It should contain the literature review of studies/materials which you are going to use in your upcoming chapters. For a BEng, MSc or MEng report, it can be between 10 and 20 pages but these numbers can be higher for PhD reports.

Chapter 3: Materials and Methods

This chapter should contain the description of methods which you are using for your main research work. In case of computational or theoritical study, it can contain the methods developed or applied. Number of pages may vary depending on the type of report and work.

Chapter 4: Results and Discussions
These can have more than one chapter depending on the nature of the report. These are the main and most important chapters on which you will be evaluated; these chapters reflect your original contribution to the selected topic. Thesrefore, it is important that these chapters are written concisely in a simple and clear language.


There are few points which can be considered while writing these chpaters: (i) one should not live in their own world while presenting the work but is always recommended to compare their results with already published someone else's work, (ii) these chapters should not just report the results but should include discussions on the results presented - sometime it is better to raise questions yourself to raise curocity in readers mind and then address them, (iiii) in some cases students have too much figures or material to include but it is dangerous to include all of them without their proper discussion - therefore the best way is to filter out the results (or try to merge figures together, if possible) and include the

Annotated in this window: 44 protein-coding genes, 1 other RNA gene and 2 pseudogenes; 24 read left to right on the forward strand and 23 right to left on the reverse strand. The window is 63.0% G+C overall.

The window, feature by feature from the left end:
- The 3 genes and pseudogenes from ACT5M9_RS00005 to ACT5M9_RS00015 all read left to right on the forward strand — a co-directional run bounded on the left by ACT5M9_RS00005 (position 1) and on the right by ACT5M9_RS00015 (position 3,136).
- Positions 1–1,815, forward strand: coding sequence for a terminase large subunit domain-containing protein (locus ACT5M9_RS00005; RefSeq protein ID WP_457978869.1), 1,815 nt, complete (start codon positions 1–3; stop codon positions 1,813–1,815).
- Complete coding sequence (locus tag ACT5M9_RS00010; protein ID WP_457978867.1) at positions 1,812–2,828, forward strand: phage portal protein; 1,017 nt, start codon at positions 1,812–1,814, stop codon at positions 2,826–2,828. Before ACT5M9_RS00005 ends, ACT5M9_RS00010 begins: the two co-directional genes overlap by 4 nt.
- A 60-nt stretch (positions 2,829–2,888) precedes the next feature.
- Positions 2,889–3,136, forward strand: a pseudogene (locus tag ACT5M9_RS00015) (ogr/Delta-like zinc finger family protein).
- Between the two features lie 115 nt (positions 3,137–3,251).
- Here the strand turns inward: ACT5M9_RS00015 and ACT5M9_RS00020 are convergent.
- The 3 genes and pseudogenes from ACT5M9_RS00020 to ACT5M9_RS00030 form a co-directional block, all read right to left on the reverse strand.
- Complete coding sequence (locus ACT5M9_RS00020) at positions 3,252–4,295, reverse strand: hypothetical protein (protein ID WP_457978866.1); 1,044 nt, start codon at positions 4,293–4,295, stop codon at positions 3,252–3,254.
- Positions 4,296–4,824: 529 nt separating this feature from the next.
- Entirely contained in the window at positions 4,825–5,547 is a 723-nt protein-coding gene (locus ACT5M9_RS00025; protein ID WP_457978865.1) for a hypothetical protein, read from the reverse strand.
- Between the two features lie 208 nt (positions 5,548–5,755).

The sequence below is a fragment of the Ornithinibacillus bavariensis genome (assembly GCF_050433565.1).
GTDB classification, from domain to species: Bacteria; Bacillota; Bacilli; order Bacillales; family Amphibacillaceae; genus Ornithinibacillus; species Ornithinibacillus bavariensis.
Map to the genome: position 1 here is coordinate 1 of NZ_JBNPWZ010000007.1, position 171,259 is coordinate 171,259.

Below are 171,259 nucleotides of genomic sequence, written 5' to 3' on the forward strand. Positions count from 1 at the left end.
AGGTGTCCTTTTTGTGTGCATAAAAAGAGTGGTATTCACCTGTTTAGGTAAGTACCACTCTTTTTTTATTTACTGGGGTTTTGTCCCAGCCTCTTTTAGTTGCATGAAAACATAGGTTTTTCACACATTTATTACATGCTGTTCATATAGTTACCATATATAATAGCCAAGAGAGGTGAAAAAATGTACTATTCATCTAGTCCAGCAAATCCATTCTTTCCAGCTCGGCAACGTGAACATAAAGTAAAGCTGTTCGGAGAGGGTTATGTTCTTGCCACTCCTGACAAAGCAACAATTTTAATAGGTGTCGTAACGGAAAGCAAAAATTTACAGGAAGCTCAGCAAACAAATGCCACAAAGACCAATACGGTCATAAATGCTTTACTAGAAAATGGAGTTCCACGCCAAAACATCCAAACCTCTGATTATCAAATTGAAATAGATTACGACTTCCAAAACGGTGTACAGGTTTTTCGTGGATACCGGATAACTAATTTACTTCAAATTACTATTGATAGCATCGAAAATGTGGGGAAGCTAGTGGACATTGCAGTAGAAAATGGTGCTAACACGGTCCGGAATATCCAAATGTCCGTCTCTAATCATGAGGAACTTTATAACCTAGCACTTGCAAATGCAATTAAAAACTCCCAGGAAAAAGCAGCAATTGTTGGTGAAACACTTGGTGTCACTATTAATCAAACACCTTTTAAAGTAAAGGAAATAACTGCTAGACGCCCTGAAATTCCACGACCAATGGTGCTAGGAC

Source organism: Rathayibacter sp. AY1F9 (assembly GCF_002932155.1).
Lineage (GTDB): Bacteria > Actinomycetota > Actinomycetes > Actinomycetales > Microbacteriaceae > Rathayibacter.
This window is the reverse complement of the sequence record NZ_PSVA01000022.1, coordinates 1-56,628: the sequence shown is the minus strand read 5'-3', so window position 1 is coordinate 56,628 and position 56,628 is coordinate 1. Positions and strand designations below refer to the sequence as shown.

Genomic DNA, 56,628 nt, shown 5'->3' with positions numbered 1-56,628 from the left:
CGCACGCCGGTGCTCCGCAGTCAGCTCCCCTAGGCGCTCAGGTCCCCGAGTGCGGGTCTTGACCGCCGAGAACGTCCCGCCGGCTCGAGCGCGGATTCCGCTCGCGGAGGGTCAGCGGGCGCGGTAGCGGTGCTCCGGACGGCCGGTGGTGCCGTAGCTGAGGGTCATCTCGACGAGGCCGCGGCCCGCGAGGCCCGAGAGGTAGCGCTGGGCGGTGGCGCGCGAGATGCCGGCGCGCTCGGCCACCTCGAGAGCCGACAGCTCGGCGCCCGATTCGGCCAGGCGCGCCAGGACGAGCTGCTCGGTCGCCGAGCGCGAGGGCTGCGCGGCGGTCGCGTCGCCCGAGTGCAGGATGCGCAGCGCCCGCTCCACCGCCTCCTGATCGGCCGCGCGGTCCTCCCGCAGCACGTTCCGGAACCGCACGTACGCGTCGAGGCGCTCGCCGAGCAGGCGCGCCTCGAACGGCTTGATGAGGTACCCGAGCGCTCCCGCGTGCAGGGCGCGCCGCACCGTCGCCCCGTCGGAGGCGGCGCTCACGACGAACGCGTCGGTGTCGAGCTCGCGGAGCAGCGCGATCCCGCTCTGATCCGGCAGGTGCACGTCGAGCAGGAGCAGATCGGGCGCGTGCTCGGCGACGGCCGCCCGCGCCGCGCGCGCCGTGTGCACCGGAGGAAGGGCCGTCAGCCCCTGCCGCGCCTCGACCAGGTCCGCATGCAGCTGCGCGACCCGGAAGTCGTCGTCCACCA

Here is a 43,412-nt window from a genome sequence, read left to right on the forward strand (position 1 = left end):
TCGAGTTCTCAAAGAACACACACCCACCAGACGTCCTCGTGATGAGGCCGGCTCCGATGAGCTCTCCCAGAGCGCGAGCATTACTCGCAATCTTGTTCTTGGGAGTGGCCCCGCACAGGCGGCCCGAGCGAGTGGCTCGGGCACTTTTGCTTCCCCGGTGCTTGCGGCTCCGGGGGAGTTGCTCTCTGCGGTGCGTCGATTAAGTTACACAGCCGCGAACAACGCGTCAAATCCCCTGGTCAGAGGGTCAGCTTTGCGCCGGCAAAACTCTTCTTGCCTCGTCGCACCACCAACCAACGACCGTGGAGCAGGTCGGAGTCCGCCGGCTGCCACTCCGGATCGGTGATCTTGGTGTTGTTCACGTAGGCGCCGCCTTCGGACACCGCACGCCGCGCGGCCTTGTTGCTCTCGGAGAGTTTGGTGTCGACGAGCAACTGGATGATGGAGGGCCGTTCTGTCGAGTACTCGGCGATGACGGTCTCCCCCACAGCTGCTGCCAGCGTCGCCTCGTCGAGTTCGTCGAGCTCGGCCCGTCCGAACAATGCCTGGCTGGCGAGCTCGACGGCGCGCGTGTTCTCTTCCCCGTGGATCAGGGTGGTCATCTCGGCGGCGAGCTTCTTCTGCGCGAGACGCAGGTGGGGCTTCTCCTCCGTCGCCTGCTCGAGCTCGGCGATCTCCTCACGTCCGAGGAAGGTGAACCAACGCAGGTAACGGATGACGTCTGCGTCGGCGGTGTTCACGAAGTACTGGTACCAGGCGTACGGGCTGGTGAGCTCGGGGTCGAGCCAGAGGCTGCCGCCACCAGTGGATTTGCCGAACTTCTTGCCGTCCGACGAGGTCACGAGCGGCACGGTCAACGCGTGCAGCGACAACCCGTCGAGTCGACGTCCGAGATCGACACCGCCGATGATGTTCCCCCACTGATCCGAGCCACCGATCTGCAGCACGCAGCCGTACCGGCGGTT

best figures/tables that fits well to the theme of the work, and (iv) it ihas often been observed that students get very impressed with someone else's work and bury their original contribution while discussing other's work - it is very important that you distinguish the difference between yours and others' work and present your work as main contents and use others' work to compliment or justify your results.

Number of pages (or word count) may differ depending on the type of the report. However, it is generally expected that this part contain bulk (~60% or more) of the total word count.

Chapter 5: Summary, Conclusions and Future Work
This chapter should summarise your whole work in 1-2 pages and make your conclusions using bullet points in further one page. One should not forget to include one or more paragraphs on future scope of work.

References

Besides related books that you can search from internet or library, you should look for research articles. Few of the search engines may be Science-direct or ISI Web of Knowledge or Scopus.

It is an important part of any report. You should provide a reference to any work which you refer (i.e. done by others). Moreover, the references in your report should be consistent in writing style. You can use EndNote or similar softwares for making the job easier.

Appendices

Include all of them in order at the end of the report (i.e. after references) but include only those contents that has been referred in the main body of the text.

One more point to remember:

Editing

Editing is crucial for a report. Without a proper editing a report is 'like a very expensive cloth stiched in a poorly manner'. Such reports do not leave good mark on the readers/ or examinors. This is not difficult to do proper editing. If you are using Latex, its automatically take care most of the things but you can also do good editing in word by defining style, headings, etc. One should always try to maintain consistency in writing, font type and size, spacings between (or after) paragraphs, figures and tables, and referencing styles, etc.

Happy reading!
Prashant